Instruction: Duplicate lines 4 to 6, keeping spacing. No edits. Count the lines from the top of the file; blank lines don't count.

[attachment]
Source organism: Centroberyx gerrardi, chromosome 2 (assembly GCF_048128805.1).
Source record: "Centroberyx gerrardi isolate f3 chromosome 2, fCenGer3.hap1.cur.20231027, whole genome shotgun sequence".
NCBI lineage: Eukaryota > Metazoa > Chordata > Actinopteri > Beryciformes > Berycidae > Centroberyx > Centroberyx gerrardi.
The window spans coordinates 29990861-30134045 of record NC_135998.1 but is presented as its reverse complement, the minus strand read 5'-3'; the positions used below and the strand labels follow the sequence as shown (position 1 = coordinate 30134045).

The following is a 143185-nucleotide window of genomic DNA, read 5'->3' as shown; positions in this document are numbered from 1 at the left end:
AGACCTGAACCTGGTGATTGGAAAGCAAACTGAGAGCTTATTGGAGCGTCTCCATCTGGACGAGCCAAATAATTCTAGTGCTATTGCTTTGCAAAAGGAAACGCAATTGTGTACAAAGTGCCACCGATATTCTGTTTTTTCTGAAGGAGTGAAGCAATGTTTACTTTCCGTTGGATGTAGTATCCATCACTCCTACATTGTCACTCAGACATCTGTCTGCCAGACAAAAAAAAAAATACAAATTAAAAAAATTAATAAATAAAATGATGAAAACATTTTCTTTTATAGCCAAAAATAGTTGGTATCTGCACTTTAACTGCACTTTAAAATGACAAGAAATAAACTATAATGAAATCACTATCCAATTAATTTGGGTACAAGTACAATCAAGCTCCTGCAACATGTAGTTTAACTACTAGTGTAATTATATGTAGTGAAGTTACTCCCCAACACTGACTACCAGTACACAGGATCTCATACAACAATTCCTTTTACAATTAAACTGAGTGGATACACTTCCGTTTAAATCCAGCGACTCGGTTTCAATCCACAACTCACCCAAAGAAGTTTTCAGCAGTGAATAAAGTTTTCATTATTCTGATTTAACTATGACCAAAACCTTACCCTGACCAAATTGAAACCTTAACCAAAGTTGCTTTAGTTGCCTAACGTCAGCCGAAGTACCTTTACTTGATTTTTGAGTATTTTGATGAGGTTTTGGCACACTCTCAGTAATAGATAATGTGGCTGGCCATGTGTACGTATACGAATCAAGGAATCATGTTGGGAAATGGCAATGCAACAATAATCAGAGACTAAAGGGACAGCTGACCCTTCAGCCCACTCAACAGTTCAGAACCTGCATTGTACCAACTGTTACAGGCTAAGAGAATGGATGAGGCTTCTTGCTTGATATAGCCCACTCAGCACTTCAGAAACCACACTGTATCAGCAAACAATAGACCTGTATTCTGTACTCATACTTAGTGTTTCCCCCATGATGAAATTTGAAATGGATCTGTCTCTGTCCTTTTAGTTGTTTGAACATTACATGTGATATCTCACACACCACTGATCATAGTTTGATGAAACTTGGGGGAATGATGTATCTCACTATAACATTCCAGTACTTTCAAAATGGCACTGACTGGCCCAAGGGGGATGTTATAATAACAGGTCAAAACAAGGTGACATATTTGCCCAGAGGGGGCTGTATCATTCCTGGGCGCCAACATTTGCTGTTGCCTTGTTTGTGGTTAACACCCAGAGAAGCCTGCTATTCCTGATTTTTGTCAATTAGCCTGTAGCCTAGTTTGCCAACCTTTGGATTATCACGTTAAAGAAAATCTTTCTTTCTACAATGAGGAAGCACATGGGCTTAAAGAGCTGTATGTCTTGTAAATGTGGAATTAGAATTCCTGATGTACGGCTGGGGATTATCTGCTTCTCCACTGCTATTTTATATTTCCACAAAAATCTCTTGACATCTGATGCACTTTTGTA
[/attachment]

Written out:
The window spans coordinates 29990861-30134045 of record NC_135998.1 but is presented as its reverse complement, the minus strand read 5'-3'; the positions used below and the strand labels follow the sequence as shown (position 1 = coordinate 30134045).

The following is a 143185-nucleotide window of genomic DNA, read 5'->3' as shown; positions in this document are numbered from 1 at the left end:
AGACCTGAACCTGGTGATTGGAAAGCAAACTGAGAGCTTATTGGAGCGTCTCCATCTGGACGAGCCAAATAATTCTAGTGCTATTGCTTTGCAAAAGGAAACGCAATTGTGTACAAAGTGCCACCGATATTCTGTTTTTTCTGAAGGAGTGAAGCAATGTTTACTTTCCGTTGGATGTAGTATCCATCACTCCTACATTGTCACTCAGACATCTGTCTGCCAGACAAAAAAAAAAATACAAATTAAAAAAATTAATAAATAAAATGATGAAAACATTTTCTTTTATAGCCAAAAATAGTTGGTATCTGCACTTTAACTGCACTTTAAAATGACAAGAAATAAACTATAATGAAATCACTATCCAATTAATTTGGGTACAAGTACAATCAAGCTCCTGCAACATGTAGTTTAACTACTAGTGTAATTATATGTAGTGAAGTTACTCCCCAACACTGACTACCAGTACACAGGATCTCATACAACAATTCCTTTTACAATTAAACTGAGTGGATACACTTCCGTTTAAATCCAGCGACTCGGTTTCAATCCACAACTCACCCAAAGAAGTTTTCAGCAGTGAATAAAGTTTTCATTATTCTGATTTAACTATGACCAAAACCTTACCCTGACCAAATTGAAACCTTAACCAAAGTTGCTTTAGTTGCCTAACGTCAGCCGAAGTACCTTTACTTGATTTTTGAGTATTTTGATGAGGTTTTGGCACACTCTCAGTAATAGATAATGTGGCTGGCCATGTGTACGTATACGAATCAAGGAATCATGTTGGGAAATGGCAATGCAACAATAATCAGAGACTAAAGGGACAGCTGACCCTTCAGCCCACTCAACAGTTCAGAACCTGCATTGTACCAACTGTTACAGGCTAAGAGAATGGATGAGGCTTCTTGCTTGATATAGCCCACTCAGCACTTCAGAAACCACACTGTATCAGCAAACAATAGACCTGTATTCTGTACTCATACTTAGTGTTTCCCCCATGATGAAATTTGAAATGGATCTGTCTCTGTCCTTTTAGTTGTTTGAACATTACATGTGATATCTCACACACCACTGATCATAGTTTGATGAAACTTGGGGGAATGATGTATCTCACTATAACATTCCAGTACTTTCAAAATGGCACTGACTGGCCCAAGGGGGATGTTATAATAACAGGTCAAAACAAGGTGACATATTTGCCCAGAGGGGGCTGTATCATTCCTGGGCGCCAACATTTGCTGTTGCCTTGTTTGTGGTTAACACCCAGAGAAGCCTGCTATTCCTGATTTTTGTCAATTAGCCTGTAGCCTAGTTTGCCAACCTTTGGATTATCACGTTAAAGAAAATCTTTCTTTCTACAATGAGGAAGCACATGGGCTTAAAGAGCTGTATGTCTTGTAAATGTGGAATTAGAATTCCTGATGTACGGCTGGGGATTATCTGCTTCTCCACTGCTATTTTATATTTCCACAAAAATCTCTTGACATCTGATGCACTTTTGTA